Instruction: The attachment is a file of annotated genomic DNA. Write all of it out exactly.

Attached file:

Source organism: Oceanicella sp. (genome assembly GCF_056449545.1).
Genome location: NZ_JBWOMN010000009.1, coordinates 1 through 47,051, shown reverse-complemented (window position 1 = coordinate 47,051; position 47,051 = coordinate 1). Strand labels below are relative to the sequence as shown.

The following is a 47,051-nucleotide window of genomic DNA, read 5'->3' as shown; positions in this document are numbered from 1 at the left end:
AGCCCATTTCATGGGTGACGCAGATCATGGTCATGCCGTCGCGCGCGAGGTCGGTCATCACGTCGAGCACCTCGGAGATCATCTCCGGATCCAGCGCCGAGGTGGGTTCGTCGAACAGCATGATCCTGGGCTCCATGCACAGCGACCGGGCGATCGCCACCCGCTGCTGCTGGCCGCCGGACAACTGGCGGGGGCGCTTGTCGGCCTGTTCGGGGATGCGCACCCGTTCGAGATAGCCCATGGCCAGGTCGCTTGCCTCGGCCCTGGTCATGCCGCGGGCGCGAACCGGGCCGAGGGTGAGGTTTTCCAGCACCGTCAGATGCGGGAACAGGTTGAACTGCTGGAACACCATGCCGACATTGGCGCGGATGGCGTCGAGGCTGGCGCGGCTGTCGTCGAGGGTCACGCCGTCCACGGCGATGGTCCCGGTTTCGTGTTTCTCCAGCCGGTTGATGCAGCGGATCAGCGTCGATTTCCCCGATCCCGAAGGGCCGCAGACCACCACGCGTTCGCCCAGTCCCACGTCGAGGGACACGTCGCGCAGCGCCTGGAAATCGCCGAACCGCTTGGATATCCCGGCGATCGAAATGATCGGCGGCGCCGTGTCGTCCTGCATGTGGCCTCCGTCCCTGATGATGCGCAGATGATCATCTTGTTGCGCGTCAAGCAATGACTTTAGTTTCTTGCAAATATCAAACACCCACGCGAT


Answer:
Source organism: Oceanicella sp. (genome assembly GCF_056449545.1).
Genome location: NZ_JBWOMN010000009.1, coordinates 1 through 47,051, shown reverse-complemented (window position 1 = coordinate 47,051; position 47,051 = coordinate 1). Strand labels below are relative to the sequence as shown.

The following is a 47,051-nucleotide window of genomic DNA, read 5'->3' as shown; positions in this document are numbered from 1 at the left end:
AGCCCATTTCATGGGTGACGCAGATCATGGTCATGCCGTCGCGCGCGAGGTCGGTCATCACGTCGAGCACCTCGGAGATCATCTCCGGATCCAGCGCCGAGGTGGGTTCGTCGAACAGCATGATCCTGGGCTCCATGCACAGCGACCGGGCGATCGCCACCCGCTGCTGCTGGCCGCCGGACAACTGGCGGGGGCGCTTGTCGGCCTGTTCGGGGATGCGCACCCGTTCGAGATAGCCCATGGCCAGGTCGCTTGCCTCGGCCCTGGTCATGCCGCGGGCGCGAACCGGGCCGAGGGTGAGGTTTTCCAGCACCGTCAGATGCGGGAACAGGTTGAACTGCTGGAACACCATGCCGACATTGGCGCGGATGGCGTCGAGGCTGGCGCGGCTGTCGTCGAGGGTCACGCCGTCCACGGCGATGGTCCCGGTTTCGTGTTTCTCCAGCCGGTTGATGCAGCGGATCAGCGTCGATTTCCCCGATCCCGAAGGGCCGCAGACCACCACGCGTTCGCCCAGTCCCACGTCGAGGGACACGTCGCGCAGCGCCTGGAAATCGCCGAACCGCTTGGATATCCCGGCGATCGAAATGATCGGCGGCGCCGTGTCGTCCTGCATGTGGCCTCCGTCCCTGATGATGCGCAGATGATCATCTTGTTGCGCGTCAAGCAATGACTTTAGTTTCTTGCAAATATCAAACACCCACGCGAT